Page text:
Friday, 1 April 2011
I have written here several times about the lack of basic courtesy that is often Twitter's hallmark.
I have been guilty many times. I have so enjoyed making fun of Danny (Beaker) Alexander and Nick (#noddingclegg) Clegg. I am afraid I have let my spite go to extremes when the nonsense of Govian education policy bites us once again. So because I don't know these people personally, I have been rude.
Trouble is, once you meet people here, or at least talk to them in thoughts bigger than 140 characters, I find it harder to be merely rude at their expense. It's that basic courtesy thing. Also just because you disagree on politics doesn't mean you won't share a love for John Martyn, Western Cape Pinotage or Anne Tyler.
So I have talked at length with some politicians, bloggers and educationists whose views on the Tory road to the future I violently disagree with. Isn't it better to state your view, correct theirs where you can but continue the conversation?
I love finding the slightly acidic quote or picture that backs up my gut feelings and gets others looking and commenting too.
As an ex teacher, but someone who has worked within education all my life, I prefer the staffroom discussion to the playground brawl.
I also feel we all need to be aware of criticism and adapt our own comments and views when someone takes the trouble to point out mistakes, or misinterpretations. Sometimes we keep quiet.
Yesterday lots of people were tweeting about something Churchill is supposed to have said re. the Arts. You know the one - "What then are we fighting for?" Trouble is I used that a long time ago and many people came back and told me that this was one of those myths we all like to pass on. Didn't jump up and correct yesterday because the underlying thought resonated, Tory Arts cuts are counter-productive.
Bit like the myth that I still repeat even though people tell me it is apocryphal. The one about the Tory Cabinet minister forced to travel on London Underground for the very first time? The story goes that he asked his secretary to book him into the Dining Car. Works, because we all feel that the cabinet millionaires just aren't aware of what ordinary people experience. And no, it wasn't Boris Johnson.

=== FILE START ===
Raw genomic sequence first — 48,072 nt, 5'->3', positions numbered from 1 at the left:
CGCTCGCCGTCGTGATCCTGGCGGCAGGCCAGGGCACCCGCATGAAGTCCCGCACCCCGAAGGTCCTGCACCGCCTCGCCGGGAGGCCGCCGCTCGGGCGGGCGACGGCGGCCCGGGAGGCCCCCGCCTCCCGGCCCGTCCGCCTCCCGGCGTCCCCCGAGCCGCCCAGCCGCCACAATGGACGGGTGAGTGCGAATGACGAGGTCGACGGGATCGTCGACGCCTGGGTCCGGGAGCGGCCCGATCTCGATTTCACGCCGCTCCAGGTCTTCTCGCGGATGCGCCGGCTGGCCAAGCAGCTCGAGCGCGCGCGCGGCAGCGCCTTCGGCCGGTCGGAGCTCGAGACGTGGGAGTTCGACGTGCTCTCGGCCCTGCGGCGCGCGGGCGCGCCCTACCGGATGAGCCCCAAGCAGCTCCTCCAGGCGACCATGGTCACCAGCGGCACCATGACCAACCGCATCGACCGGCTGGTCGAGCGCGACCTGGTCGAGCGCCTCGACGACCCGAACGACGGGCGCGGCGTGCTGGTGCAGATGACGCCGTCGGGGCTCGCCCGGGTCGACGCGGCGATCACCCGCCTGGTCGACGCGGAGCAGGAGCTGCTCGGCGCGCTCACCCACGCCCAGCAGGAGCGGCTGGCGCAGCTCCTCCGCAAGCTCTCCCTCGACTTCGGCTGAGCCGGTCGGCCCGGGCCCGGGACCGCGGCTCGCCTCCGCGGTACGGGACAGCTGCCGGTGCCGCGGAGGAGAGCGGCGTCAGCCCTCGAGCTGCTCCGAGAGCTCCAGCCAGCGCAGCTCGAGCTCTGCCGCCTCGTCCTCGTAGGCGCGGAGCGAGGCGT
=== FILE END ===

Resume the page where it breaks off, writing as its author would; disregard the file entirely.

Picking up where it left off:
So, I want to listen, be amused, be engaged and occasionally be corrected. And like almost everyone else on Twitter, I want to be loved too.
Johann Hari wrote his Indy column today about how Ed Miliband needs to be better understood, to be clearer in the way he speaks.
I objected to one line, which I think was supposed to be a casual throwaway joke about isiXhosa, one of the languages of South Africa.
"In interviews,(Ed M).... will casually back up his points by referring to "the IFS", or "the OBR" – which may as well be in Xhosha click language for all it means to most people"
isiXhosa speakers hate the way those who can't reproduce the intricate sounds of their language make fun of it. He can't even be bothered to spell correctly the language of 8 million people in South Africa, 18% of the population. (Xhosa not Xhosha) Using this for his "funny" wasn't and I objected to it in the comments and on Twitter. He promptly blocked me, blocking any debate or discussion.
In South Africa the plethora of official languages in that multi-cultural society, is often the subject of the satirists.
Pieter-Dirk Uys has been satirising African politics, society and language since and during the days of apartheid. I sat in one of his performances and although my Afrikaans is limited his jokes still made me laugh and often made me cry. He told one story of problems caused by having to use all 11 official languages on signs. "Imagine someone approaching a gate and seeing all the official versions of "Beware of the Dog". By the time they had read to the bottom, the Zulu speaker would have been bitten!"
Made me laugh as this was in the context of a man who had lived through the changes, loved his country and continued to humourously criticise all he felt was still wrong.
If Twitter can add value to our perception of the world and society we need to engage in the debate and still see the humanity in the people we criticise.
I feel sorely let down by Johann Hari in that endeavour. Quite a few have responded to me by DM or in open tweets. Several comment on this growing trend. "one of those cause journalists whose main cause is his career". By "blocking he is as bad as some of those he criticises. Criticism obv OK as long as it isn't of him!"
Well yes. My thoughts too.
Johann Hari Independent Article
all 11 official languages